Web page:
On the mid-morning of September 27, 2014 at a house in Kyamuoso, Machakos County, five people stood around a wooden table. Four were men, one was a woman. On the table was a red jug, a cow horn wrapped in black polythene paper and a man’s underwear wrapped in sisal.
On the other side of the table was what seemed to be the carcass of a snake with thin yellow and black stripes, a white polythene paper, another red container, and a piece of paper with some writings on it. The cow horn had three eggs in it, and one was broken.
The little gathering was led by Pastor David Ngavi, shepherded by one Adronicus Kyuvi, also a man of the cloth. According to the leader of the gathering, the items on the table were witchcraft paraphernalia that had been dug out of the compound.
The broken eggs signified the impending death of either Ben — the man of the home — or his wife Nzuve, or both of them. We are using just their first names here to protect their identities.
As Pastor Ngavi explained in a video seen by the Nation, a gang of witches had offered a sacrifice, and the death, or deaths, were to happen in 2015.
The piece of paper with writings, said Pastor Ngavi, detailed how the witches had got hold of Ben’s tongue, and that it was the reason he had struggled with throat problems for long.
There are things that you cannot deduce from the video. One is the fact that Ben’s placenta had decades before been buried somewhere in the compound — the ‘men of God’ were ministering on his ancestral land. The second is that despite Ben’s confession that he witnessed the paraphernalia being dug up, or that he had been delivered from witchcraft, he is a scientist. He has a PhD, and is a senior official at one of the government scientific research institutions.
According to his wife and mother of his children, Ben had recurring colds, and his doctors had told the couple he probably suffered from allergies.
The couple had sought prayers from their pastor, Mr Ngavi. Early that September, Pastor Ngavi introduced the couple to ‘Apostle’ Kyuvi, to “try and see if Ben will get better through prayers,” according to his wife. At the time, Kyuvi and his team were hosting a crusade at Faith Overcomers Church in Ulu, Makueni County.
“We have a plot of land around that area, and my husband asked them to also consecrate the land. But they told him that they were only going to pray for him on the land where his placenta was buried,” says Nzuve, explaining how they ended up at Ben’s ancestral home.
And so a date was set, and a day before the meeting, Ben and Kyuvi travelled to the family home in the village. According to Nzuve, they arrived at night, and “the pastors said they would not pray at night, and that they would do it the next morning.”
Cattle for a sacrifice
Then the pastors said something strange — they required cattle for a sacrifice. Only one thing stood in their way — Ben’s father, who had witnessed the whole session and doubted the pastors. Immediately after the prayers, he called his daughter-in-law, and warned her to cut ties with Kyuvi. However, needing a solution for what ailed her husband — who cried to his father asking for the animal — Nzuve was convinced Kyuvi was the answer to their troubles.
“My father-in-law said it is unscriptural to give animals as sacrifice and stated that our cattle, which were under his care, would not be given out to such people. When my husband returned to Nairobi, he insisted that the only way I would be allowed into our house was to attend all the prayers and agree to the sale of the cattle. I was pregnant then, and since I didn’t want to stress myself, I allowed him to go ahead,” says Nzuve.
Seeing his son’s tears softened her father-in-law a bit, she says. But after the cattle were driven out in exchange for money, he told the couple he never wanted to see them again.
‘Caused by witchcraft’
More misery was to visit the family — Nzuve lost her baby a short while later. Before she fully recovered, her husband invited Kyuvi to pray for her. His ‘spiritual diagnosis’ would be that the miscarriage had been caused by witchcraft, allegedly by a relative. Ben believed him.
One morning in September 2016, Nzuve woke up bleeding. Her second miscarriage was in progress. She called her husband to update him, then checked herself into hospital.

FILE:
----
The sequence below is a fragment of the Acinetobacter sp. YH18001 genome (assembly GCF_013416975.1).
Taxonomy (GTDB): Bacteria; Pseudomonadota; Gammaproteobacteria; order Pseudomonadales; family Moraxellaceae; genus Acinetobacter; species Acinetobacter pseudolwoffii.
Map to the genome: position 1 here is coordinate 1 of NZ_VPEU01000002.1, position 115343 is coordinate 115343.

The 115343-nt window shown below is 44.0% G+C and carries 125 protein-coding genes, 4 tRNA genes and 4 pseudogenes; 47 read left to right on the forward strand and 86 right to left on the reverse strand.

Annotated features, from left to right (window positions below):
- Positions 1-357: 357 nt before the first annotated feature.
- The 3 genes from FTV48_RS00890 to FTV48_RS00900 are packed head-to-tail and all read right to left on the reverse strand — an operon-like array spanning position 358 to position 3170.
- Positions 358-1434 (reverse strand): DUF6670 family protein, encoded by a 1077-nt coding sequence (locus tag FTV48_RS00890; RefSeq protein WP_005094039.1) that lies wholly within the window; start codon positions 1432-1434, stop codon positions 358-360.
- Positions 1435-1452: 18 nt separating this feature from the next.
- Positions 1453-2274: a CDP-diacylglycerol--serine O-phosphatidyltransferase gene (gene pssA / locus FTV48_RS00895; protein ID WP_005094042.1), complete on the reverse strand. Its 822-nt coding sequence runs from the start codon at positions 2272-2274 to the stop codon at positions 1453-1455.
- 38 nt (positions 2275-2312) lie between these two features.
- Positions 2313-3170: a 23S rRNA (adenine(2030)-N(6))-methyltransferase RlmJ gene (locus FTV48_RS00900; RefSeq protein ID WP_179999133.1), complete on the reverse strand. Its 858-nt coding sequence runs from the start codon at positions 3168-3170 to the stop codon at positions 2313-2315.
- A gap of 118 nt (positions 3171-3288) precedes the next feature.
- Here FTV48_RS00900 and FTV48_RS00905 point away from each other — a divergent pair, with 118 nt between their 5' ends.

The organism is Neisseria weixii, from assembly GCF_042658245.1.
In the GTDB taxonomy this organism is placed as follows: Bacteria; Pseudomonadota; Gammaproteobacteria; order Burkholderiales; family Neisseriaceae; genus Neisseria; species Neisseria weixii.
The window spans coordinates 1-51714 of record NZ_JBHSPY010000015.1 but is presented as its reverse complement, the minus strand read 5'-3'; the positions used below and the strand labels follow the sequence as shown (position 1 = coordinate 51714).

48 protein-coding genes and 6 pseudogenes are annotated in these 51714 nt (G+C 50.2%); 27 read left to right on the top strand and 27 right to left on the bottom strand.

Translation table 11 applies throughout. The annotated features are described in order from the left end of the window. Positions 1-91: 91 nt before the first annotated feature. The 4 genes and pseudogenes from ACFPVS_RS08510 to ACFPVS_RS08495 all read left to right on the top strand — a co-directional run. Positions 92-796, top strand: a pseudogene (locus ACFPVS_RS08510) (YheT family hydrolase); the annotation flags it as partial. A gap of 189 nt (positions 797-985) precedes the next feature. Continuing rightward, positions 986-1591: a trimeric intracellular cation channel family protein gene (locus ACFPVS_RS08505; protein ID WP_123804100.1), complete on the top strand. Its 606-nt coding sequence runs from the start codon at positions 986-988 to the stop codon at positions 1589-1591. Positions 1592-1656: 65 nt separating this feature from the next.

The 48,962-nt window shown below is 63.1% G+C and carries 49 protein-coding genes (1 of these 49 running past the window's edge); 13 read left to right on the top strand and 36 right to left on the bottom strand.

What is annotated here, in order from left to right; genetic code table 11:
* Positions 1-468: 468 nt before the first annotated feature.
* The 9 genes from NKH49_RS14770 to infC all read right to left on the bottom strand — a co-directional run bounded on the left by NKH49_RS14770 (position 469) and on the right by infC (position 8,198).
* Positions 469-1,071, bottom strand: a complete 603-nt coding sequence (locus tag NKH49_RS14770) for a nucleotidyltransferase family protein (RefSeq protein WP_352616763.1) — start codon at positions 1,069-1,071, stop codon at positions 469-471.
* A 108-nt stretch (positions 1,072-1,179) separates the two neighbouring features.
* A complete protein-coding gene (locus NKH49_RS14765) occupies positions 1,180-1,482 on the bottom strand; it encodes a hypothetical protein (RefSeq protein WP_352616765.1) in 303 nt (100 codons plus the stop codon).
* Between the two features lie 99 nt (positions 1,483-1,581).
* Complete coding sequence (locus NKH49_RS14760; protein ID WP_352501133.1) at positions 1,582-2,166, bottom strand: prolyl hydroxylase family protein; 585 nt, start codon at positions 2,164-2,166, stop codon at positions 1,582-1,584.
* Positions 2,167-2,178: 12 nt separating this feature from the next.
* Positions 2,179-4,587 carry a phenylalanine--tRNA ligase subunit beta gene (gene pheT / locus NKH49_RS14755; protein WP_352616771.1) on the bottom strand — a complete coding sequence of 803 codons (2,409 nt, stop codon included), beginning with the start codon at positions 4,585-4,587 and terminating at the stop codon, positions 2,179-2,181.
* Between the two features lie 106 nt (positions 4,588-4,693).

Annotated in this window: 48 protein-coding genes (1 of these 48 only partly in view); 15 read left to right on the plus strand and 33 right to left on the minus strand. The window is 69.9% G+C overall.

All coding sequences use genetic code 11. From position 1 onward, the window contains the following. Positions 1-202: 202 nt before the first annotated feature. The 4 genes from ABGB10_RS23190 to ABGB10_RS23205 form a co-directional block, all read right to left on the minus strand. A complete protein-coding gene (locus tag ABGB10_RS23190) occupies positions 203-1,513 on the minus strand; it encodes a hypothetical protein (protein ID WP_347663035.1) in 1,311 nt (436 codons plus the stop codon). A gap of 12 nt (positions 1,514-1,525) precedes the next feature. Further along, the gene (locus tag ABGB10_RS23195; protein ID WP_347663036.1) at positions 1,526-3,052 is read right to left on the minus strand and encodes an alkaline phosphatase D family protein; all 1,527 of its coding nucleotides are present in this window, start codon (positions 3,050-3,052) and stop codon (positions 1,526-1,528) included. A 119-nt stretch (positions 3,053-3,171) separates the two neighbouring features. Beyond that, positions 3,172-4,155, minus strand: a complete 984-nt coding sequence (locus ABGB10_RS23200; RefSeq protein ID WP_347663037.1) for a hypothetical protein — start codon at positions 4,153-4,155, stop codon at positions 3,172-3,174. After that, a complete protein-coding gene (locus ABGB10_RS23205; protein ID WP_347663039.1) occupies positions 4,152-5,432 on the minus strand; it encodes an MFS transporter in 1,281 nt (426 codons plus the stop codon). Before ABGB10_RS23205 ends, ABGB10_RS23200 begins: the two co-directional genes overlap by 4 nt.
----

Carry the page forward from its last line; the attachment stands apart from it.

“The next day, my husband came in, and the doctors were in the process of cleaning me up to remove the dead foetus. He told the doctors not to touch me or the foetus. He forcibly checked me out of hospital, dropped me home and left,” she says.
A few days later, the foetus came out when she was in the shower, and she started bleeding heavily.
“I was alone with my children, and my neighbours had to come and take me to hospital. The doctors ran tests, but found nothing. I went to another hospital. It was there that the doctor found out that I had fibroids,” says Nzuve.
Fibroids are growths in the uterus that can cause a miscarriage in a pregnant woman.
Even with a doctor’s report, says Nzuve, her husband did not believe that she had been pregnant.
“Instead of showing sympathy and support, he told me there had been no baby in my womb, and that it was all witchcraft, planted by my own mother and grandmother. He said the same thing when I suffered my third miscarriage. It was so hurtful and unbelievable,” she says.
Together with her doctor, Nzuve finally planned for the fibroids to be removed in April 2017. Alone, she drove herself to hospital, and the next day, she was in the ward, recovering from surgery.
“There was no sign of my husband. My last-born brother had to travel to come and discharge me,” she says.
“He was not an experienced driver yet, and I had to drive some distance to get the vehicle out of traffic before he could take over,” she adds.
Chairs thrown out
Her husband kept bringing pastors to their home near Nairobi. One time, a pastor told him their chairs had witchcraft.
“My husband believed them, and threw out the chairs.”
Her baby finally arrived in January 2020. However, the baby was born at 36 weeks, and not surprisingly, Ben attributed the preterm birth to witchcraft.
“More so, the late preterm birth has made the baby achieve her milestones slower than the standard timings. A paediatrician advised me to take the baby for occupational therapy. But it is expensive, and I am the only one paying for it because my husband says the baby’s slow progress is also a consequence of witchcraft,” she says.
According to Nemours KidsHealth, occupational therapy is a branch of health care that helps people of all ages who have physical, sensory, or cognitive problems. It helps children to develop fine motor skills, improve eye-hand coordination, master basic life skills such as bathing and learn positive behaviours and social skills by practising how they manage frustration and anger.
The mother of three explains that since her baby’s medical insurance got exhausted, she has had to dip into her pockets. Ideally, the baby should have three sessions a week, and each session costs Sh3,000. That is Sh36,000 a month, and Sh432,000 a year. All this, without including the cost of travel to the clinic and medication.